Stocks Rise With Yields as Fed Messages Digested: Markets Wrap
European stocks rose and US index futures pointed to a stronger open on Wall Street after two days of losses triggered by Federal Reserve signals that interest rates would continue to rise for a while yet.
(Bloomberg) — European stocks rose and US index futures pointed to a stronger open on Wall Street after two days of losses triggered by Federal Reserve signals that interest rates would continue to rise for a while yet.
Europe’s Stoxx index rose 0.8%, led by energy, banking and utilities, though shares stayed on track to snap a four-week rising streak. While the US S&P 500 index is down 1% so far this week, index futures on the benchmark gained 0.3%. Nasdaq contracts also advanced, while in New York premarket trading, chip equipment maker Applied Materials rose 4.1% after issuing a forecast-topping sales forecast. A host of tech names, including Nvidia Corp., Meta Platforms Inc. and Amazon.com Inc., also gained.
The moves come a day after shares were knocked sharply lower by hawkish comments from St. Louis Fed President James Bullard, who said interest rates needed to rise at least to 5%-5.25% to curb inflation. His comments prompted markets to dial up their expectations for how high US rates might go.
The dollar retreated while Treasury yields extended their surge in the wake of Bullard’s comments. But Bullard is only the latest policymaker to warn markets that while inflation appears to be easing off multi-decade highs, policy needs to be tightened further to tame price pressures.
However, some investors said hawkish commentary did not necessarily mean rates would peak at higher levels than previously thought.
“The Fed wants to ensure their job is not getting undone, the language is still robust and that there’s still a coordinated effort from board members to push on the hawkish button,” James Athey, investment director at Abrdn Investment Management Ltd. told Bloomberg Television. “That doesn’t mean the destination is necessarily a higher rate than where markets thought a week or two ago. I think they’re just trying to downplay investor’s spirits a bit.”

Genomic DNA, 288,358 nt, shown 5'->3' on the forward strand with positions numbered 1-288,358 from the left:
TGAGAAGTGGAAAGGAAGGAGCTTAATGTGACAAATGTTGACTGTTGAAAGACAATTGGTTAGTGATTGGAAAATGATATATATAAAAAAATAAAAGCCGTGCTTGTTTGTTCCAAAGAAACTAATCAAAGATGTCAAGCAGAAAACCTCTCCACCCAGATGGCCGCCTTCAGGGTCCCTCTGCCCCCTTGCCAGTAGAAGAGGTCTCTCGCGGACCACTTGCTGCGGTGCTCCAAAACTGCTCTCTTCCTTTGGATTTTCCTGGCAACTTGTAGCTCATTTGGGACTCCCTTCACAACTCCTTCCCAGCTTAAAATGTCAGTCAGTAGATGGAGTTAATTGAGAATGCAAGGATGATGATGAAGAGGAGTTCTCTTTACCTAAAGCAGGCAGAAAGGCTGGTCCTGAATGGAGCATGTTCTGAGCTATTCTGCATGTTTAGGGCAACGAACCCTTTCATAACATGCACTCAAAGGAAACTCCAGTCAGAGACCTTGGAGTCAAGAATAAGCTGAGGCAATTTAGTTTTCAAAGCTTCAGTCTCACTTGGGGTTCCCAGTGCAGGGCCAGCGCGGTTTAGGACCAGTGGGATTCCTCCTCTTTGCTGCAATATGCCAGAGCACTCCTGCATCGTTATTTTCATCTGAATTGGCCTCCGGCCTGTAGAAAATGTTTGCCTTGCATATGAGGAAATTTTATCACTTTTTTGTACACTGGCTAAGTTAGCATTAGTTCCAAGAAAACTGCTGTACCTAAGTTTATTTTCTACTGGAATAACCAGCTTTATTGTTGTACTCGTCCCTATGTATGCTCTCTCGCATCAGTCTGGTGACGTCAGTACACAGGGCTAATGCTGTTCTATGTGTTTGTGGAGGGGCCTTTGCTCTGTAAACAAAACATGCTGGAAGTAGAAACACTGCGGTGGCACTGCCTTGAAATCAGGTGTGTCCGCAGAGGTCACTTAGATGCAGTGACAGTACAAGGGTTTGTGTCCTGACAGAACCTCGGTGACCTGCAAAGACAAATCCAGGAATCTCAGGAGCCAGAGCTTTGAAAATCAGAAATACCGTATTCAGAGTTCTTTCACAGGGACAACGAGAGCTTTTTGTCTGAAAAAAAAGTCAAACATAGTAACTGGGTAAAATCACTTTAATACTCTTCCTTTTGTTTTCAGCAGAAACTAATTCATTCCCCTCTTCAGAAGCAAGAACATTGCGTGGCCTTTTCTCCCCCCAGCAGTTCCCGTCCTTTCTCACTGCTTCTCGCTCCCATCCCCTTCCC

Fears are mounting though, that relentlessly rising rates will hit economic growth, with a critical segment of the Treasury yield curve at the most steeply inverted in four decades — historically such an inversion has flagged recession in the world’s largest economy. Growth-sensitive copper and oil prices were poised for weekly losses, pressured by concerns over a worsening demand outlook.
Ellen Hazen, chief market strategist at F.L.Putnam Investment Management, said that if the Fed kept increasing rates at the current pace, “by the time they get the information that they’ve been successful in slowing the economy and slowing inflation, it might be too late.”
“It’s just too soon to know exactly how this is going to play through the economy and that’s the biggest risk,” she told Bloomberg Television.
Still, the dollar’s retreat allowed other major currencies to strengthen, with the Japanese yen getting some additional impetus from data showing inflation at 40-year highs. The pound attempted to recoup Thursday’s losses as investors assessed the fallout from the government budget on an economy that’s already in recession.
Earlier, Hong Kong’s benchmark Hang Seng Index enjoyed a third straight week of gains, thanks to China’s steps to support the property sector and ease Covid restrictions. On Friday, the benchmark’s tech gauge touched a two-month high, led by Alibaba, which missed second-quarter revenues but upsized share buybacks.
Bitcoin was on course for a weekly gain even as the collapse of Sam Bankman-Fried’s FTX empire continues to rattle the crypto market.
Key events this week:
- US Conference Board leading index, existing home sales, Friday
Some of the main moves in markets:
- The Stoxx Europe 600 rose 0.8% as of 10:08 a.m. London time
- Futures on the S&P 500 rose 0.3%
- Futures on the Nasdaq 100 rose 0.4%
- Futures on the Dow Jones Industrial Average rose 0.2%
- The MSCI Asia Pacific Index rose 0.3%
- The MSCI Emerging Markets Index was little changed
- The Bloomberg Dollar Spot Index fell 0.1%
- The euro was little changed at $1.0372
- The Japanese yen rose 0.2% to 139.93 per dollar
- The offshore yuan rose 0.3% to 7.1268 per dollar
- The British pound rose 0.5% to $1.1922
- Bitcoin rose 0.5% to $16,764.29
- Ether rose 1% to $1,217.45
- The yield on 10-year Treasuries advanced three basis points to 3.80%
- Germany’s 10-year yield advanced five basis points to 2.07%
- Britain’s 10-year yield advanced six basis points to 3.26%
- Brent crude rose 0.1% to $89.87 a barrel
- Spot gold rose 0.2% to $1,764.83 an ounce
This story was produced with the assistance of Bloomberg Automation.
—With assistance from Tassia Sipahutar.
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